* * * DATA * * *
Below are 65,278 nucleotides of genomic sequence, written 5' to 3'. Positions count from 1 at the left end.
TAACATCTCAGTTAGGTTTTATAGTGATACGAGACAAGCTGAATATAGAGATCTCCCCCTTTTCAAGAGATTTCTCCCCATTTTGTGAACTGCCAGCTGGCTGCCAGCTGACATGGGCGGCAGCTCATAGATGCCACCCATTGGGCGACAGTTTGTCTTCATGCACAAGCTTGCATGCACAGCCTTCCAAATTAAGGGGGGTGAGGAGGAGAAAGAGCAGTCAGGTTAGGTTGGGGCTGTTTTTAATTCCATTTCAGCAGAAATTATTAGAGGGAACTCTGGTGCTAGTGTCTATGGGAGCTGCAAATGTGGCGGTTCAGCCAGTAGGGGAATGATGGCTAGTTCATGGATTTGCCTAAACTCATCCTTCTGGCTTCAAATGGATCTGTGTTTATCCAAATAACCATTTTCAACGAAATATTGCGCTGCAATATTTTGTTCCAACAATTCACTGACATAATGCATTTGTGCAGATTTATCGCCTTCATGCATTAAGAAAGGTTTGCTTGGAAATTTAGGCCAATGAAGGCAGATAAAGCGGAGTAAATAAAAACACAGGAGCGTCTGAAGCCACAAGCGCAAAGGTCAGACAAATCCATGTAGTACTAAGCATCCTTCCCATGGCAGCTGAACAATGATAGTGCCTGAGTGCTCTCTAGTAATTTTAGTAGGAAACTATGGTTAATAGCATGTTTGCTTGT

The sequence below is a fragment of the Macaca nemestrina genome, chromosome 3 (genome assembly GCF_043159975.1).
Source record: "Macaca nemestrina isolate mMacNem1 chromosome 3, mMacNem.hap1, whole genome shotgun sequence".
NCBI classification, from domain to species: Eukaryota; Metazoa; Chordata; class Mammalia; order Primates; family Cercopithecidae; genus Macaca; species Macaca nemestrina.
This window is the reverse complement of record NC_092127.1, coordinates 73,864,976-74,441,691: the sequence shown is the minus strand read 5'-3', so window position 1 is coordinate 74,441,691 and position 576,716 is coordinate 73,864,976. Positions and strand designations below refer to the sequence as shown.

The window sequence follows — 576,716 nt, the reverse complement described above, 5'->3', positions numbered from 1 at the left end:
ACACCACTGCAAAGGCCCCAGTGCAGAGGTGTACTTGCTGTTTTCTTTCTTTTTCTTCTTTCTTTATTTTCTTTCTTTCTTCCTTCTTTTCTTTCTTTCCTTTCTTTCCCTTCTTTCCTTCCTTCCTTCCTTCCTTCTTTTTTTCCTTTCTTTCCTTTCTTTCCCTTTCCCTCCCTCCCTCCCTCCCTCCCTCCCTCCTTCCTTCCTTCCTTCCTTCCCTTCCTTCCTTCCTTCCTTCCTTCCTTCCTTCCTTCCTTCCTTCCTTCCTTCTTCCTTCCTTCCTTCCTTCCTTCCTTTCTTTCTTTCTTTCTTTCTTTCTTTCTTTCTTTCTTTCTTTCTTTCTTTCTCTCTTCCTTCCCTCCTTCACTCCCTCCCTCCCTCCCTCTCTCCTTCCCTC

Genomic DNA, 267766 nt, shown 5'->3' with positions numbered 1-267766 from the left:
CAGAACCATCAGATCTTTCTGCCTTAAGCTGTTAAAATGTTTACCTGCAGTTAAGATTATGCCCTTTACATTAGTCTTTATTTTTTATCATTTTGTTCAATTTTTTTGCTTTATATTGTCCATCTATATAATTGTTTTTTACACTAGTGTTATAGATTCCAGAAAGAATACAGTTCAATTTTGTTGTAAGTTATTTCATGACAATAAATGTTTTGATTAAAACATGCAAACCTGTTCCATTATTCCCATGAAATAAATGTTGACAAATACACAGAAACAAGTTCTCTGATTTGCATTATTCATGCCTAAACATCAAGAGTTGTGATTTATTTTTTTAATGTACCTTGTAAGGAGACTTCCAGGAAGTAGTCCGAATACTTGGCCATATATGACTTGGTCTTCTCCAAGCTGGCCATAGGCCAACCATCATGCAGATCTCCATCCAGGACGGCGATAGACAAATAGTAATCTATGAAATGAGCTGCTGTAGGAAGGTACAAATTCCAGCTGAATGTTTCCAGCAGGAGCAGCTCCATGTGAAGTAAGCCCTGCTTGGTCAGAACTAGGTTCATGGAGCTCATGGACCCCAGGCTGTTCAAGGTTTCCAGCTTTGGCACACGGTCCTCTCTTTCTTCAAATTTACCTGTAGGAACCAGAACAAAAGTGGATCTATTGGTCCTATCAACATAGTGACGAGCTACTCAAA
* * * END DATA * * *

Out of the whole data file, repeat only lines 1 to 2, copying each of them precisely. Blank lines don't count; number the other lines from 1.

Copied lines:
Below are 65,278 nucleotides of genomic sequence, written 5' to 3'. Positions count from 1 at the left end.
TAACATCTCAGTTAGGTTTTATAGTGATACGAGACAAGCTGAATATAGAGATCTCCCCCTTTTCAAGAGATTTCTCCCCATTTTGTGAACTGCCAGCTGGCTGCCAGCTGACATGGGCGGCAGCTCATAGATGCCACCCATTGGGCGACAGTTTGTCTTCATGCACAAGCTTGCATGCACAGCCTTCCAAATTAAGGGGGGTGAGGAGGAGAAAGAGCAGTCAGGTTAGGTTGGGGCTGTTTTTAATTCCATTTCAGCAGAAATTATTAGAGGGAACTCTGGTGCTAGTGTCTATGGGAGCTGCAAATGTGGCGGTTCAGCCAGTAGGGGAATGATGGCTAGTTCATGGATTTGCCTAAACTCATCCTTCTGGCTTCAAATGGATCTGTGTTTATCCAAATAACCATTTTCAACGAAATATTGCGCTGCAATATTTTGTTCCAACAATTCACTGACATAATGCATTTGTGCAGATTTATCGCCTTCATGCATTAAGAAAGGTTTGCTTGGAAATTTAGGCCAATGAAGGCAGATAAAGCGGAGTAAATAAAAACACAGGAGCGTCTGAAGCCACAAGCGCAAAGGTCAGACAAATCCATGTAGTACTAAGCATCCTTCCCATGGCAGCTGAACAATGATAGTGCCTGAGTGCTCTCTAGTAATTTTAGTAGGAAACTATGGTTAATAGCATGTTTGCTTGT